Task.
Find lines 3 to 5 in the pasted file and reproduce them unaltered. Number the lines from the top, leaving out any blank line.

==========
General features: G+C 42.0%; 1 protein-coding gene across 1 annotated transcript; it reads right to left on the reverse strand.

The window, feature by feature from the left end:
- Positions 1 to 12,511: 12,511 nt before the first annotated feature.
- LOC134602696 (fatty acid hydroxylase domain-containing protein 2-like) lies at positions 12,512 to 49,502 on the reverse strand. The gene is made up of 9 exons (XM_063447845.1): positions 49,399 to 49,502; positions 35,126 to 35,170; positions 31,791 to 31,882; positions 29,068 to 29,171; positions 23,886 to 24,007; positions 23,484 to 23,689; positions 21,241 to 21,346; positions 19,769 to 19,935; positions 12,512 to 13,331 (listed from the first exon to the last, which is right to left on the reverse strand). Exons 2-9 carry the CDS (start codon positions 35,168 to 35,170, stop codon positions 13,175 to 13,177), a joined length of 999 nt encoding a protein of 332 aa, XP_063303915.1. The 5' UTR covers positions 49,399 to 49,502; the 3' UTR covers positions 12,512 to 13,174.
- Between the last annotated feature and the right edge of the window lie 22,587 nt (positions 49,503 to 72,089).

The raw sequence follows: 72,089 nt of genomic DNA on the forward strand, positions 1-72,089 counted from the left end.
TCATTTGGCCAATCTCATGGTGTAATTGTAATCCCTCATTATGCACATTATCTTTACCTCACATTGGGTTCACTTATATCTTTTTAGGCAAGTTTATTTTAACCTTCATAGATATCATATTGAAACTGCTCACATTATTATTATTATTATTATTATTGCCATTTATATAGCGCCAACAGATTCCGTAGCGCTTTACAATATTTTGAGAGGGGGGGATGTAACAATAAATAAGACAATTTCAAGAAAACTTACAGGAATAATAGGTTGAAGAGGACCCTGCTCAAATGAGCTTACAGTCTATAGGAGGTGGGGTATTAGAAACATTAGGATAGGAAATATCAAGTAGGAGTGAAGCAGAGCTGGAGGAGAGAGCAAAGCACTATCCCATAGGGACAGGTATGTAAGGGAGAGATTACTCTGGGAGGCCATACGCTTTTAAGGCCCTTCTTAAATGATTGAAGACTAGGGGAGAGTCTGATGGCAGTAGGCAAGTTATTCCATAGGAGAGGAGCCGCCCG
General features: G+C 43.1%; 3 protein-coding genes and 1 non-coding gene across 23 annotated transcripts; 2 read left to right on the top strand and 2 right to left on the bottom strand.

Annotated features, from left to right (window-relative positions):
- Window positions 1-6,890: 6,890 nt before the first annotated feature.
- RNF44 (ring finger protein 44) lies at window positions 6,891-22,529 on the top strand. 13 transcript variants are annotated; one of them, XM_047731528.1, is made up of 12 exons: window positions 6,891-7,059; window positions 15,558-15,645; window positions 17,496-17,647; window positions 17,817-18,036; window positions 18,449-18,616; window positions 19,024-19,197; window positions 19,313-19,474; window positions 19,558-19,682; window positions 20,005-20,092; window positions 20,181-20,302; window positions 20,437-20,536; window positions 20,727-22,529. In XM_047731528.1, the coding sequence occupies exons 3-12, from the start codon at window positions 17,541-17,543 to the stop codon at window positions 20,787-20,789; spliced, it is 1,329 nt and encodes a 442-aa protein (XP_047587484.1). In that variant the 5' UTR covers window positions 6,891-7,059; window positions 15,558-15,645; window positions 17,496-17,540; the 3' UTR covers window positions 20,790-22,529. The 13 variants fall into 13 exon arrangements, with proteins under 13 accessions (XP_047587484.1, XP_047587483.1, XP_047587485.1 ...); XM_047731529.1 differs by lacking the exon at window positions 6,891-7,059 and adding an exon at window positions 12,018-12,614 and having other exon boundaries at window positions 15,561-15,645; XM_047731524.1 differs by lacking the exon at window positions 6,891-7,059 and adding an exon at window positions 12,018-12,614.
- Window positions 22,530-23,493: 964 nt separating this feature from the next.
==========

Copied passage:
- Positions 1 to 12,511: 12,511 nt before the first annotated feature.
- LOC134602696 (fatty acid hydroxylase domain-containing protein 2-like) lies at positions 12,512 to 49,502 on the reverse strand. The gene is made up of 9 exons (XM_063447845.1): positions 49,399 to 49,502; positions 35,126 to 35,170; positions 31,791 to 31,882; positions 29,068 to 29,171; positions 23,886 to 24,007; positions 23,484 to 23,689; positions 21,241 to 21,346; positions 19,769 to 19,935; positions 12,512 to 13,331 (listed from the first exon to the last, which is right to left on the reverse strand). Exons 2-9 carry the CDS (start codon positions 35,168 to 35,170, stop codon positions 13,175 to 13,177), a joined length of 999 nt encoding a protein of 332 aa, XP_063303915.1. The 5' UTR covers positions 49,399 to 49,502; the 3' UTR covers positions 12,512 to 13,174.
- Between the last annotated feature and the right edge of the window lie 22,587 nt (positions 49,503 to 72,089).